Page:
I don't even remember the name of the old guy who taught that class. I just remember his legs were always wrapped in Ace bandages that would come unraveled. He might have looked scattered, but his mind wasn't. What he really loved was Shakespeare. One day he asked me to do a scene from Hamlet. I was terrified. I didn't think I could do it, but he must have seen something in me that I didn't see in myself. At the end I was ready to race out of that classroom as fast as I could. I promised I'd never to do something like that again.
But that summer I was a counselor at camp and I performed on stage with my kids. We did skits, and I started to really like being onstage. Maybe this was something I could do. After a performance a man came up to me and said, "Have you ever thought about being an actor?"
"Well, you know," I said, playing it cool, "took a class in college. Played Hamlet."
Believe in yourself.
My second go-round at Fordham I switched to the school's midtown campus where they had a real drama program, and I became passionate about acting. Bob Stone, my English teacher, was involved in the theater program and knew his stuff. He'd been on Broadway with stars like Paul Robeson and Jose Ferrer and had accomplished a lot. I told him I was serious about becoming an actor and he encouraged me. More than that, he believed in me. After I appeared in a student production of Othello he wrote a letter of recommendation for me to grad school. What he basically said was, "If you don't have the talent to nurture this young man, then don't accept him." I must've read that letter a hundred times. Each time I thought, Wow! If he thinks I'm that good then I'm going to have to live up to those words. He put a fire under me. For years I kept that letter in my pocket—still have it. Whenever things became tough, I read it. There were times I wondered if I'd ever catch my first break, but Bob's words kept me going. I kept telling myself, It'll all work out; something big is coming. Yes, I worked hard, I made some sacrifices until I finally made it. Yes, you could say I had some luck.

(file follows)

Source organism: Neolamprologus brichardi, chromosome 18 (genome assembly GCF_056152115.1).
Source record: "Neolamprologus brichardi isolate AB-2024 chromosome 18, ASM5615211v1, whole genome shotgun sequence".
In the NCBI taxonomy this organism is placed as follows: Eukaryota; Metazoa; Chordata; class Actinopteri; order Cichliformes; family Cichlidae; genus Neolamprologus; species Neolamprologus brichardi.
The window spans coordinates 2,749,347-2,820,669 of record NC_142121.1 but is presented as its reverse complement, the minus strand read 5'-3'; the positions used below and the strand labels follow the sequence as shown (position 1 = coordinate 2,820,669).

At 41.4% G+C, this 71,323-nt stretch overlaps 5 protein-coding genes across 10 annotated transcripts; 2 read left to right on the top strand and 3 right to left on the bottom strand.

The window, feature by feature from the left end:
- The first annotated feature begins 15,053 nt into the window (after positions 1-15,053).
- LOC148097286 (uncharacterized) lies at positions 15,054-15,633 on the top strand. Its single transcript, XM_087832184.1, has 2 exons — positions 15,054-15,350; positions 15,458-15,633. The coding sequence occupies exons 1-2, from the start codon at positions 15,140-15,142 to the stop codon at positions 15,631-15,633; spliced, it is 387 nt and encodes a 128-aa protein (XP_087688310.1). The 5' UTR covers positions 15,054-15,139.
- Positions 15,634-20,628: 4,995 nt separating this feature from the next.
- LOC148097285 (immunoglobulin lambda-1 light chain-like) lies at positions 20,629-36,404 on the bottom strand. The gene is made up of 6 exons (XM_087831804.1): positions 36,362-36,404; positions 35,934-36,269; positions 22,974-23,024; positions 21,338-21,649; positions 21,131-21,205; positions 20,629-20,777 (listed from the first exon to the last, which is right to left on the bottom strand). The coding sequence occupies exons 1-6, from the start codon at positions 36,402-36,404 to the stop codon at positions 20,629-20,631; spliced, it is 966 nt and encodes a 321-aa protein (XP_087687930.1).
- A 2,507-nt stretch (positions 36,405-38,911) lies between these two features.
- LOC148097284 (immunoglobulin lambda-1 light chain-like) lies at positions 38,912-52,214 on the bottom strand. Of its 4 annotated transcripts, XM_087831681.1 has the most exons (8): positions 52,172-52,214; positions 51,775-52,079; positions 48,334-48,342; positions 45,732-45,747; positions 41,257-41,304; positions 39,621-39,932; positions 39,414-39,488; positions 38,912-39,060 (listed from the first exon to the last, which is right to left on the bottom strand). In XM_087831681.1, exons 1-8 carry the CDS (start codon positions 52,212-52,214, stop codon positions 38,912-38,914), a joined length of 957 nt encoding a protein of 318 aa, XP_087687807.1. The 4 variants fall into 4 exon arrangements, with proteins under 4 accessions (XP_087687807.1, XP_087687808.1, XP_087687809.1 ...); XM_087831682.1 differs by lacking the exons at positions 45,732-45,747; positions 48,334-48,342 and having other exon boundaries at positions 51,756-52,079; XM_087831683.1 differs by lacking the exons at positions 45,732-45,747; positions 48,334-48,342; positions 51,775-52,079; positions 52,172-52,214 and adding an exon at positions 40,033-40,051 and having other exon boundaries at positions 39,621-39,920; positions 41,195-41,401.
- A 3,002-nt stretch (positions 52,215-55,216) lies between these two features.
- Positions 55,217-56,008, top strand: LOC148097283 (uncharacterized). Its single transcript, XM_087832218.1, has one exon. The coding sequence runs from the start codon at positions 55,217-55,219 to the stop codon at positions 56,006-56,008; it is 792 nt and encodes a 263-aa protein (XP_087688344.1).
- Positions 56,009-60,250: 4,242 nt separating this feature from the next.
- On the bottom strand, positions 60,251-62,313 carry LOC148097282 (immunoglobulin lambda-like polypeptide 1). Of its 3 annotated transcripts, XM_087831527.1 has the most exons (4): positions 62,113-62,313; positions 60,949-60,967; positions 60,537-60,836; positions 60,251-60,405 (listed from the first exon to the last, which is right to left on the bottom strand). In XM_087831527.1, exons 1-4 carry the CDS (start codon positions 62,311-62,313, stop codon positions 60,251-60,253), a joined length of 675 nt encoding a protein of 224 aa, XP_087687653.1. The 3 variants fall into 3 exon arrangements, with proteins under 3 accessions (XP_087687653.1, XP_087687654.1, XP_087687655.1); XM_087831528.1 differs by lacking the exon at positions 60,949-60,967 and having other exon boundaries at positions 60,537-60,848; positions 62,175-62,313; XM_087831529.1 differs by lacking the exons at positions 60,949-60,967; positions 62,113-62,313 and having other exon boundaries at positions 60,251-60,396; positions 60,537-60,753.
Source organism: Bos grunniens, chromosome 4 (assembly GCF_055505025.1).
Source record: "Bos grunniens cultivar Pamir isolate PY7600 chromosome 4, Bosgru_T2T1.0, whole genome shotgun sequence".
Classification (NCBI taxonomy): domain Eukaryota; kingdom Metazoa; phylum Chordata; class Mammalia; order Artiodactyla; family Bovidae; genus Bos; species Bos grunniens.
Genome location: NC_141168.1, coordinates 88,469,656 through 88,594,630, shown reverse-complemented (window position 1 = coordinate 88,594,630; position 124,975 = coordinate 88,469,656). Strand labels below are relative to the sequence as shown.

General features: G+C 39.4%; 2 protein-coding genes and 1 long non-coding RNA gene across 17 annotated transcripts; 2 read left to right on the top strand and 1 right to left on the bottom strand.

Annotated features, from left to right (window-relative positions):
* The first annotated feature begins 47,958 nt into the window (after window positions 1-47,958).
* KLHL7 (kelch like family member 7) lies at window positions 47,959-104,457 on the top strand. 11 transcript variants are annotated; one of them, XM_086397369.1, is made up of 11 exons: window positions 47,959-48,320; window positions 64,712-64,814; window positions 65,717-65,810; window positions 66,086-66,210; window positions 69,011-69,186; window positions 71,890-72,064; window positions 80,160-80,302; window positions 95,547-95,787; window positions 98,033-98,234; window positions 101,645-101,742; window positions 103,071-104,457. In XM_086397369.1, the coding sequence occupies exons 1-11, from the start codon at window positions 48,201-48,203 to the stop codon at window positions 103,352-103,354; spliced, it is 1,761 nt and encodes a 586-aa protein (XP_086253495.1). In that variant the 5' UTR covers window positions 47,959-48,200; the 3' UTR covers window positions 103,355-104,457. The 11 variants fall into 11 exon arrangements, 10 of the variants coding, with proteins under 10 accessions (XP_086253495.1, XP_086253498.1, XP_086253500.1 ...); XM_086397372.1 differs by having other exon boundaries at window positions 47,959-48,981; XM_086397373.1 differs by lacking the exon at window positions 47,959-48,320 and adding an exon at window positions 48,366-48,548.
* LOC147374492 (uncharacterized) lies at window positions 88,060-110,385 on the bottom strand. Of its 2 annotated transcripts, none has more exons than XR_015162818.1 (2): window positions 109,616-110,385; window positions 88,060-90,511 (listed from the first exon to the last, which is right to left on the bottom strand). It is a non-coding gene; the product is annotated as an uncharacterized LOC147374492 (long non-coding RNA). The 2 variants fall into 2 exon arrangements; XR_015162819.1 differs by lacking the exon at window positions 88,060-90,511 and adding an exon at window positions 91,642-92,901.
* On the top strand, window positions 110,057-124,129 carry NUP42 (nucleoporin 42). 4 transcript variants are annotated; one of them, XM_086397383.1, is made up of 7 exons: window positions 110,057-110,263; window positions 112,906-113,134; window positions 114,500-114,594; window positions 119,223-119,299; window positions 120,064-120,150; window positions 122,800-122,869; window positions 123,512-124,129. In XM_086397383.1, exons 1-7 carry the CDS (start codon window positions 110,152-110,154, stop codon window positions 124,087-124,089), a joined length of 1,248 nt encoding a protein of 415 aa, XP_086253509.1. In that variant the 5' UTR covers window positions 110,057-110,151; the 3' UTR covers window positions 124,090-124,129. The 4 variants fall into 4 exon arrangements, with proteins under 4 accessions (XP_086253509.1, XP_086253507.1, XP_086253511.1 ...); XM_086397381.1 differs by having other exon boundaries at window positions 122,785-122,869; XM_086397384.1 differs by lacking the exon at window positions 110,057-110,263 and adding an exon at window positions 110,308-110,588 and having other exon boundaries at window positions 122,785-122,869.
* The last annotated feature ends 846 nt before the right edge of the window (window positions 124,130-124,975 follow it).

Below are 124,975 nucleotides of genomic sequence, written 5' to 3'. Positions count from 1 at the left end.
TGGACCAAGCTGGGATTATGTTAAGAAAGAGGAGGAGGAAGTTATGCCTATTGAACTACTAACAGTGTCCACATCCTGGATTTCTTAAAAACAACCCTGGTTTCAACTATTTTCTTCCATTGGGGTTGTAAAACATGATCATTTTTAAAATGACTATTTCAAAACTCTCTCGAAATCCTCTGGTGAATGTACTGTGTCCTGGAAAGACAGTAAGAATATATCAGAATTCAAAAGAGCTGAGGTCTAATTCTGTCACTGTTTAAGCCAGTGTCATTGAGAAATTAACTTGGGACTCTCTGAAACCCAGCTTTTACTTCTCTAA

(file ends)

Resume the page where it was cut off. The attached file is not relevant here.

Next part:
But I also had tremendous help along the way. That was a huge blessing from God. Behind every great success there's someone and often more than one person. A parent, teacher, coach, role model. It starts somewhere. As the Bible says, "Train up a child in the way he should go, and when he is old he will not depart from it." There's no reason it can't start with you.